Risk Update

Playbook Conflicts and Anesthesiologists v. Hospital DQ Dust-up

(Hat tip back to Karen Rubin for additional analysis, including a quote from Bill Frievogel, to further connect some of my best sources): “No DQ for company exec-turned-lawyer; “playbook” theory doesn’t play” —

  • “The California court of appeals has denied a bid by an employment discrimination defendant to disqualify the plaintiff’s legal team. The name partner in the law firm representing the plaintiff was formerly the employer’s chief operating officer — but the court rejected the assertion that his firm should be disqualified merely based on his knowledge of the employer’s ‘playbook.'”
  • “Based on Ritchie’s former role with the company, defendant O’Gara Coach moved to disqualify his firm, asserting that in his former role Ritchie was directly involved in policy-making, discussed strategy in pending employment claims with the company’s outside counsel, and was responsible for workplace policies when Wu’s claims arose.”
  • “But under California law, said the appeals court, a law firm is not subject to disqualification merely because ‘one of its attorneys possesses information concerning an adversary’s general business practices or litigation philosophy acquired during the attorney’s previous relationship with the adversary.'”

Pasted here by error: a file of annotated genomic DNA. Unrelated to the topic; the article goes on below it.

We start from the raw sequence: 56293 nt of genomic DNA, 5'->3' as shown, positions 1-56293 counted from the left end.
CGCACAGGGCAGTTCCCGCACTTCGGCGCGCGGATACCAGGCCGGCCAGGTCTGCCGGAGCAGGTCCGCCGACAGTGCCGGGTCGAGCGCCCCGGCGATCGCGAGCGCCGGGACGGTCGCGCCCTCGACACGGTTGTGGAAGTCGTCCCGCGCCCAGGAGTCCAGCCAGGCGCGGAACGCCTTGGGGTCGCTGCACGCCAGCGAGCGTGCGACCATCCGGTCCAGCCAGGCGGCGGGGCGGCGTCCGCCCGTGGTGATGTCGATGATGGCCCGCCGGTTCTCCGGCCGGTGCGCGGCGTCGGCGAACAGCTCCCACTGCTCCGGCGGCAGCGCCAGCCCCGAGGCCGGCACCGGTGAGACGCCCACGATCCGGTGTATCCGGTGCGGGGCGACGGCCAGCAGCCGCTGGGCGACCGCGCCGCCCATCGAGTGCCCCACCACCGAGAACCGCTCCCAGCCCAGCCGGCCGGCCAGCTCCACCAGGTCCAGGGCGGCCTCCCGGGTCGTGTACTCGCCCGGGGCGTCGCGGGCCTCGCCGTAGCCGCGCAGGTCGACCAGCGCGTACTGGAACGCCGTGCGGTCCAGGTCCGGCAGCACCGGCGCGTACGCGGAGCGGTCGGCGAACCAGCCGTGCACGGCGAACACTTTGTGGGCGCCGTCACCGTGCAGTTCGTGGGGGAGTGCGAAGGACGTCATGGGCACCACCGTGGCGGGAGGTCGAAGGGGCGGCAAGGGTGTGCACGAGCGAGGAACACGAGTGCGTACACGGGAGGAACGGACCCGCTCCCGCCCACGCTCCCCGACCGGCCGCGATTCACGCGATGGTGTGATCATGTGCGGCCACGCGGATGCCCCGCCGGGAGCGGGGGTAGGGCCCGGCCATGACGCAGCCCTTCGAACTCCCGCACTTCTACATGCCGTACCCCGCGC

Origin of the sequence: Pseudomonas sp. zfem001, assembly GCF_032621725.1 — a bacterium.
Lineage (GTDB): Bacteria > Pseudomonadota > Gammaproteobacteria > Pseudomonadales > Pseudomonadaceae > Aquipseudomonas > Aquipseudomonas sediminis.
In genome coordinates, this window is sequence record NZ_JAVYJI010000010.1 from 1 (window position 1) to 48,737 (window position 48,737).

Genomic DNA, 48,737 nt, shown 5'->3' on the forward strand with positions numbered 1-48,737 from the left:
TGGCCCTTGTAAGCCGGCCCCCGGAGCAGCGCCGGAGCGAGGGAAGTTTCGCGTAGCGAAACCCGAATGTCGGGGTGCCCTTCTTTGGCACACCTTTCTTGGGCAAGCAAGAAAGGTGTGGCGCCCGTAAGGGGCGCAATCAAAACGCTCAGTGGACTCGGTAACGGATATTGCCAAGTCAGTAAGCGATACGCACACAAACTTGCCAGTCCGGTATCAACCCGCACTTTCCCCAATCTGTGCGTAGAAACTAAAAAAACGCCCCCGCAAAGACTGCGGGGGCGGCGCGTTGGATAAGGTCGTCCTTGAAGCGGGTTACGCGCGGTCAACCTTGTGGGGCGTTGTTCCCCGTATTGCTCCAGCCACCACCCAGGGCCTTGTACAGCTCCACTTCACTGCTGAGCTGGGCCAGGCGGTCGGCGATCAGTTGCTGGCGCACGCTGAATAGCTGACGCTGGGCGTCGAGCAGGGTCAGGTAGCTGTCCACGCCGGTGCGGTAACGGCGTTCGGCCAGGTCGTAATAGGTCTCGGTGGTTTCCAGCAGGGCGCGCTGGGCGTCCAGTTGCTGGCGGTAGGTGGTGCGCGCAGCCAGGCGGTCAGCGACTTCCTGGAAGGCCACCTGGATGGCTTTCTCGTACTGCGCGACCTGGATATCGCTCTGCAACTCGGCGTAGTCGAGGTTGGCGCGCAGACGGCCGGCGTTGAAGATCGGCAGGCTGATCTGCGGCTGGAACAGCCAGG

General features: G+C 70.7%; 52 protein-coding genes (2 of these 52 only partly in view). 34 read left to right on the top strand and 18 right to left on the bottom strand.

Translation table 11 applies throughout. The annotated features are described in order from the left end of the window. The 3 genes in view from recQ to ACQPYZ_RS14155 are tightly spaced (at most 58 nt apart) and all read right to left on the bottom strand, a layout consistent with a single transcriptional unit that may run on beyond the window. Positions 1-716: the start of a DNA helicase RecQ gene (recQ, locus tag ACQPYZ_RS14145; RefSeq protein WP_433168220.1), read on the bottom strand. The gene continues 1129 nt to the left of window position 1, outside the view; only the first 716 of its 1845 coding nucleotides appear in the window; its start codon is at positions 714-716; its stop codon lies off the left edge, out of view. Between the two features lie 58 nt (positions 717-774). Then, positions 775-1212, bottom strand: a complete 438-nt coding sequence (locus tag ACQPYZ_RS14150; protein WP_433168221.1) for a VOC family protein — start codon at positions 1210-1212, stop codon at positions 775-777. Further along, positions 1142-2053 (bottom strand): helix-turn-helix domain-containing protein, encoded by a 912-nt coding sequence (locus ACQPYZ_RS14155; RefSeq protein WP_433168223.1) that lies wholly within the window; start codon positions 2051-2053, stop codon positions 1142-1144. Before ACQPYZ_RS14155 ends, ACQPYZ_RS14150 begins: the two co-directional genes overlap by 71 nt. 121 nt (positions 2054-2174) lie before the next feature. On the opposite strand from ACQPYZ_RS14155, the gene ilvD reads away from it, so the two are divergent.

“As ethics authority Bill Freivogel puts it at his always-useful Freivogel on Conflicts site, the issue in the playbook analysis is ‘when does a lawyer learn enough about the former client’s thought processes and procedures that the new representation may be deemed ‘substantially related’ to the former one,’ thus requiring disqualification under Model Rule 1.9(a) and its state counterparts.”

Anesthesiology Company Wants Hospital Attys DQ’d” —

  • “A Michigan-based anesthesia service has asked a federal court to disqualify attorneys representing a group of local hospitals in a dispute over an alleged violation of a noncompete clause, saying the law firm representing the hospitals advised the company on the business strategy at the heart of the suit.”
  • “Anesthesia Associates of Ann Arbor, or A4, argued Friday that Honigman LLP advised the company in 2018 on whether a potential strategy for pursuing payment from third parties based on an implied contract would violate the terms of a noncompete agreement with Trinity Health Corporation.”
    “As a result, A4 argued, Honigman should not be allowed to represent Trinity in its suit over that same strategy, especially since the law firm worked for A4 for months before disclosing that it also represented Trinity.”
  • “‘Honigman was engaged to and directly provided legal advice to A4 on the exact negotiation strategy that it now alleges is a material breach of A4’s agreements with Trinity, without first disclosing that the firm’s representation of A4 may be materially limited by its obligations to Trinity,’ the motion said.”
  • “In a motion to disqualify filed Friday, however, A4 said that during the process of reevaluating its relationship with Aetna and Blue Cross, Honigman advised the company on a potential “implied in fact” contract strategy that would allow A4 to collect balances directly from third-party payors without having to bill patients. Honigman began advising on this strategy in May 2018, according to the motion. In August 2018, however, the law firm told A4 for the first time that it also represented Trinity. Afterward, A4 decided to part ways with Honigman, according to the motion.”
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